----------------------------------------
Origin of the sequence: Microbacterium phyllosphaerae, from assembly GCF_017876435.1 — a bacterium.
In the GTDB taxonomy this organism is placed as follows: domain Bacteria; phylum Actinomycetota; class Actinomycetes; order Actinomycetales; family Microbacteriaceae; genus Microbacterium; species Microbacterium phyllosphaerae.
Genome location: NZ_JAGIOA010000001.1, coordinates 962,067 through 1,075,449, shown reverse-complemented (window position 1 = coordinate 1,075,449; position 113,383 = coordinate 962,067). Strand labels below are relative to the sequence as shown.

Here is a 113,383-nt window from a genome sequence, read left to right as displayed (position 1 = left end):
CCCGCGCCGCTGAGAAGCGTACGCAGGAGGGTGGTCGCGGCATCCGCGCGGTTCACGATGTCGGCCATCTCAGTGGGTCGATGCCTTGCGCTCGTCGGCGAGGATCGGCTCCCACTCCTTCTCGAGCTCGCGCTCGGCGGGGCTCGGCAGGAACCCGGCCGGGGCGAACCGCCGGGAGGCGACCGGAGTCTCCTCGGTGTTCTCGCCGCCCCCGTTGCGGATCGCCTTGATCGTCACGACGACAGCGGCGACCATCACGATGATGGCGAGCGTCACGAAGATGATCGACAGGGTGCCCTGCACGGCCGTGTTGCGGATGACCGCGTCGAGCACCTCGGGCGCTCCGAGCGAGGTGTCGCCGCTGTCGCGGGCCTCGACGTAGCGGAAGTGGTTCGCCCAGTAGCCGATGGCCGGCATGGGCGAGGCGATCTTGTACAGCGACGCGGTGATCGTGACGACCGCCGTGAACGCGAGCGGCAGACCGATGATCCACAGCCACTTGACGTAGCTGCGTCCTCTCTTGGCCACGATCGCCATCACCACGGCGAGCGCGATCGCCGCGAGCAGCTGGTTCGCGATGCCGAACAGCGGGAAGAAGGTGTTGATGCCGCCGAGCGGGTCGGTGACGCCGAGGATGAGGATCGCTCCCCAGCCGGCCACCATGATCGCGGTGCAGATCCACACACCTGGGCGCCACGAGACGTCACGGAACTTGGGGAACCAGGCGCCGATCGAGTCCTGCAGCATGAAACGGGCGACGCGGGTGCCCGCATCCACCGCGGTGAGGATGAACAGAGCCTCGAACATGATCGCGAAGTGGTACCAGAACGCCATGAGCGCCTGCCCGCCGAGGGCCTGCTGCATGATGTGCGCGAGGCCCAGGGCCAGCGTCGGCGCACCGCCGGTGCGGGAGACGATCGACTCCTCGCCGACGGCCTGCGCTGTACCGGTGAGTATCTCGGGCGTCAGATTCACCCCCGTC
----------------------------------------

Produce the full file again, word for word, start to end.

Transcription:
Origin of the sequence: Microbacterium phyllosphaerae, from assembly GCF_017876435.1 — a bacterium.
In the GTDB taxonomy this organism is placed as follows: domain Bacteria; phylum Actinomycetota; class Actinomycetes; order Actinomycetales; family Microbacteriaceae; genus Microbacterium; species Microbacterium phyllosphaerae.
Genome location: NZ_JAGIOA010000001.1, coordinates 962,067 through 1,075,449, shown reverse-complemented (window position 1 = coordinate 1,075,449; position 113,383 = coordinate 962,067). Strand labels below are relative to the sequence as shown.

Here is a 113,383-nt window from a genome sequence, read left to right as displayed (position 1 = left end):
CCCGCGCCGCTGAGAAGCGTACGCAGGAGGGTGGTCGCGGCATCCGCGCGGTTCACGATGTCGGCCATCTCAGTGGGTCGATGCCTTGCGCTCGTCGGCGAGGATCGGCTCCCACTCCTTCTCGAGCTCGCGCTCGGCGGGGCTCGGCAGGAACCCGGCCGGGGCGAACCGCCGGGAGGCGACCGGAGTCTCCTCGGTGTTCTCGCCGCCCCCGTTGCGGATCGCCTTGATCGTCACGACGACAGCGGCGACCATCACGATGATGGCGAGCGTCACGAAGATGATCGACAGGGTGCCCTGCACGGCCGTGTTGCGGATGACCGCGTCGAGCACCTCGGGCGCTCCGAGCGAGGTGTCGCCGCTGTCGCGGGCCTCGACGTAGCGGAAGTGGTTCGCCCAGTAGCCGATGGCCGGCATGGGCGAGGCGATCTTGTACAGCGACGCGGTGATCGTGACGACCGCCGTGAACGCGAGCGGCAGACCGATGATCCACAGCCACTTGACGTAGCTGCGTCCTCTCTTGGCCACGATCGCCATCACCACGGCGAGCGCGATCGCCGCGAGCAGCTGGTTCGCGATGCCGAACAGCGGGAAGAAGGTGTTGATGCCGCCGAGCGGGTCGGTGACGCCGAGGATGAGGATCGCTCCCCAGCCGGCCACCATGATCGCGGTGCAGATCCACACACCTGGGCGCCACGAGACGTCACGGAACTTGGGGAACCAGGCGCCGATCGAGTCCTGCAGCATGAAACGGGCGACGCGGGTGCCCGCATCCACCGCGGTGAGGATGAACAGAGCCTCGAACATGATCGCGAAGTGGTACCAGAACGCCATGAGCGCCTGCCCGCCGAGGGCCTGCTGCATGATGTGCGCGAGGCCCAGGGCCAGCGTCGGCGCACCGCCGGTGCGGGAGACGATCGACTCCTCGCCGACGGCCTGCGCTGTACCGGTGAGTATCTCGGGCGTCAGATTCACCCCCGTC